Tropical Grassmannian TropGr(2,6)

Michael Joswig, Benjamin Schröter



The tropical Grassmannian TropGr\((d,n)\) is the tropicalization of the classical Grassmannian Gr\((d,n)\), defined over some field. It parameterizes the tropical \(d\)-planes in the tropical \((n{-}1)\)-torus; see Speyer and Sturmfels [1]. A closely related object is the Dressian Dr\((d,n)\), which arises as the subfan of the secondary fan of the hypersimplex \(\Delta(d,n)\) corresponding to those regular decompositions whose cells are matroid polytopes. As a set TropGr\((d,n)\) is contained in Dr\((d,n)\). While the Dressians do not depend on the choice of a field the latter inclusion holds for tropical Grassmannians defined over an arbitary field. Further references include [2] [3]. A special situation arises for \(d=2\). For instance, TropGr\((2,n)\) coincides with Dr\((2,n)\) as a polyhedral fan, which does not hold in general. The matroid decompositions of \(\Delta(2,n)\) are dual to the phylogenetic trees on \(n\) labeled leaves; see [4]. Moreoever, TropGr\((2,n)\) has an interpretation as the moduli space of tropical curves of genus zero with \(n\) marked points, [5]. The two smallest non-trivial examples (modulo lineality spaces, seen as spherical polytopal complexes) are TropGr\((2,4)\), which consists of three isolated points, and TropGr\((2,5)\), which, as a one-dimensional spherical polytopal complex, is isomorphic to the Petersen graph.

How to properly visualize TropGr\((2,6)\), which is a \(2\)-dimensional spherical polytopal complex naturally embedded in the \(8\)-sphere, is far from obvious. A combinatorial description of TropGr\((2,6)\) is given by Speyer and Sturmfels [1], Example 4.1. The visualisation in [TropGr26a] shows TropGr\((2,6)\) such that the copy of TropGr\((2,5)\), obtained from deleting the same element \(0\) from all matroids in the subdivisions, appears clearly and the vertex labels are readable. The labeling of the vertices illustrates which leaves of the corresponding phylogenetic tree have a common node. Notice that vertices correspond to split trees, which have exactly one interior edge. All other pictures are taken from a \(3\)-dimensional model of TropGr\((2,6)\), which is a projection into a \(3\)-dimensional subspace which lays orthogonal to the lineality space. The \(25\) vertices of TropGr\((2,6)\) come in two symmetry classes. One class is colored in black and contains the ten vertices, where the corresponding tree has two nodes of degree three [phylogenetic trees].(a). The other class is colored in white and contains those vertices that represent trees with two nodes, one degree two and one of degree four [phylogenetic trees].(b). The \(45\) edges between two white vertices are also dashed in white and a point on this edge corresponds to those trees with three nodes where each node has two leaves [phylogenetic trees].(c). A point on one of the \(15\) red triangles corresponds to a snowflake tree [phylogenetic trees].(e), a tree with four nodes, where three of them are connected with two leaves and the last node. The \(60\) black dashed edges correspond to those trees with three nodes where the nodes have one, two or three leaves [phylogenetic trees].(d). The \(90\) blue triangles correspond to caterpillar trees [phylogenetic trees].(f), these are trees with four nodes, two with two leaves and one edge to another node and two interior nodes with one leave each.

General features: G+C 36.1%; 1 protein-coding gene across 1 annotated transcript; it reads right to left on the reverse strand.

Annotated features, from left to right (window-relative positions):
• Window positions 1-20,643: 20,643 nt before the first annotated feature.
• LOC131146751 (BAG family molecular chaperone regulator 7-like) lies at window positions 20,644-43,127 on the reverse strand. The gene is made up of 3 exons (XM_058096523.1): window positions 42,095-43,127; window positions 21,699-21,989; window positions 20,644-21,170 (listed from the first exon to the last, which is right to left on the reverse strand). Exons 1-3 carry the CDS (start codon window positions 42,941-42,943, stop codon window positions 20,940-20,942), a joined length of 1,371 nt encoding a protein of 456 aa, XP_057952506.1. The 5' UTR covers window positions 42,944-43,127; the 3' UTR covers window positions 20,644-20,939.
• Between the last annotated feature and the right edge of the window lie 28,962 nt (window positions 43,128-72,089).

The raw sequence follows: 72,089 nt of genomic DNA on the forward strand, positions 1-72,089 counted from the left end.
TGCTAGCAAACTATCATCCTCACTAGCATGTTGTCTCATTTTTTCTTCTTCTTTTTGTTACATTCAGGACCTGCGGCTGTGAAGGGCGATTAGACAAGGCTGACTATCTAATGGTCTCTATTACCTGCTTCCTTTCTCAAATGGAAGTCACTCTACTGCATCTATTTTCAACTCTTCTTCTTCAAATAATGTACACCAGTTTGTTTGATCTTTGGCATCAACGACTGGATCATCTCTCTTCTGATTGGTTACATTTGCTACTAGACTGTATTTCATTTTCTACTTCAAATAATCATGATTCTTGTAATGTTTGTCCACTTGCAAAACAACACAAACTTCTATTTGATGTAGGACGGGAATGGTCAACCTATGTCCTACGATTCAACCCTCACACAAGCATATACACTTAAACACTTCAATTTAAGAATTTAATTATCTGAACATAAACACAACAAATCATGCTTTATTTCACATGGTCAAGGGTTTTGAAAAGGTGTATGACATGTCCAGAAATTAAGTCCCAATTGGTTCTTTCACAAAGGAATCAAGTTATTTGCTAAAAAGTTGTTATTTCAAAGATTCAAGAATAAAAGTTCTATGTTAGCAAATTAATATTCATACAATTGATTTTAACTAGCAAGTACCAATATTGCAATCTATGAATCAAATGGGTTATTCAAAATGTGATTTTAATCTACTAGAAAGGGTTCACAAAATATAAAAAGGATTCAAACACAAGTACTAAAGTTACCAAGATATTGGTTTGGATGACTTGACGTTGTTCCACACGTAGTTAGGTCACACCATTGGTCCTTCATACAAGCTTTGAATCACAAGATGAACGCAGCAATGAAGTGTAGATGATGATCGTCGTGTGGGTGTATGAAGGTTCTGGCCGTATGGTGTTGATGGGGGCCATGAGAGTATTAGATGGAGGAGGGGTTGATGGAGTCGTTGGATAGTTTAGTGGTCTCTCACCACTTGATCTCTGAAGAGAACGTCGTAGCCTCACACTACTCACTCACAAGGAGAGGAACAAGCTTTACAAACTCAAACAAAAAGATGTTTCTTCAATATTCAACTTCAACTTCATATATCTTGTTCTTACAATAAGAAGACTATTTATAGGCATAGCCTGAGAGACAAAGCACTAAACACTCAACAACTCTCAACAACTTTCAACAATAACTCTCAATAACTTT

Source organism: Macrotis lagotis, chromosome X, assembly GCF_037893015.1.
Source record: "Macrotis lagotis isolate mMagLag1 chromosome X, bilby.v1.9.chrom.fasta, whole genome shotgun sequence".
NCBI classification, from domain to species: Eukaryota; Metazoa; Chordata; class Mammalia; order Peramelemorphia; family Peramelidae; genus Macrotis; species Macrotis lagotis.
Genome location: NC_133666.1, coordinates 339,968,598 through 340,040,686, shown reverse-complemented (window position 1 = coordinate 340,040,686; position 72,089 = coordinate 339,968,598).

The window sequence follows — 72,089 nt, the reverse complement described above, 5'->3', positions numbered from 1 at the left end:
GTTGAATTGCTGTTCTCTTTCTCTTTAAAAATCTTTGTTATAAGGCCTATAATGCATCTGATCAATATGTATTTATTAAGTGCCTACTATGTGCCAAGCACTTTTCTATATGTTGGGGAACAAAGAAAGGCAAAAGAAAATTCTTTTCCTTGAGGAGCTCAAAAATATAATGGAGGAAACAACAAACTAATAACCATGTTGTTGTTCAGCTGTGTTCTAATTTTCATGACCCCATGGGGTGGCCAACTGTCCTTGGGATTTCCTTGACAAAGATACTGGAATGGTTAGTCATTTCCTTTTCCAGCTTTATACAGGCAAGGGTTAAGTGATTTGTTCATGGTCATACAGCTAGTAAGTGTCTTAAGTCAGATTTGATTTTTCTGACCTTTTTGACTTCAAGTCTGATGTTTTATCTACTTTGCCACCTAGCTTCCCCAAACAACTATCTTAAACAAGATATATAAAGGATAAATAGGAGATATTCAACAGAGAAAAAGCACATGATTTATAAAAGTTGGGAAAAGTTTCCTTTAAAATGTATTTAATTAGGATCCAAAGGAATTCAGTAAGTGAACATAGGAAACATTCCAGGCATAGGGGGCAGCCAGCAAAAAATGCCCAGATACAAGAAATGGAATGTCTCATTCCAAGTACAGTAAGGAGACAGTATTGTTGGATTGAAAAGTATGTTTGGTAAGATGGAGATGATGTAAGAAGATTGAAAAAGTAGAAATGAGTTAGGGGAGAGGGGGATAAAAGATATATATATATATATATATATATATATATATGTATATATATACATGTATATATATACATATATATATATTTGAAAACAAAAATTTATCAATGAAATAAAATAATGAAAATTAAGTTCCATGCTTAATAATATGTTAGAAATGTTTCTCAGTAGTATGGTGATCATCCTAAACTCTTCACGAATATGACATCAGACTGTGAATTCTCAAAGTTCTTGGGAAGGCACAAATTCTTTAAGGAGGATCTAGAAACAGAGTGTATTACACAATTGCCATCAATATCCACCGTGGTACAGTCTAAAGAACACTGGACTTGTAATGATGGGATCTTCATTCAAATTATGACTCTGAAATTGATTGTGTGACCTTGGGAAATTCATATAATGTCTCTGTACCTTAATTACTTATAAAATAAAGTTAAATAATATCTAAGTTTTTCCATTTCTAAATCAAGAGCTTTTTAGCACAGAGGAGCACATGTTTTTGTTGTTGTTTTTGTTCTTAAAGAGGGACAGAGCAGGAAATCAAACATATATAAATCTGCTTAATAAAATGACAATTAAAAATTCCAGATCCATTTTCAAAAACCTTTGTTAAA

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Prof. Dr. Michael Joswig   +

Benjamin Schröter   +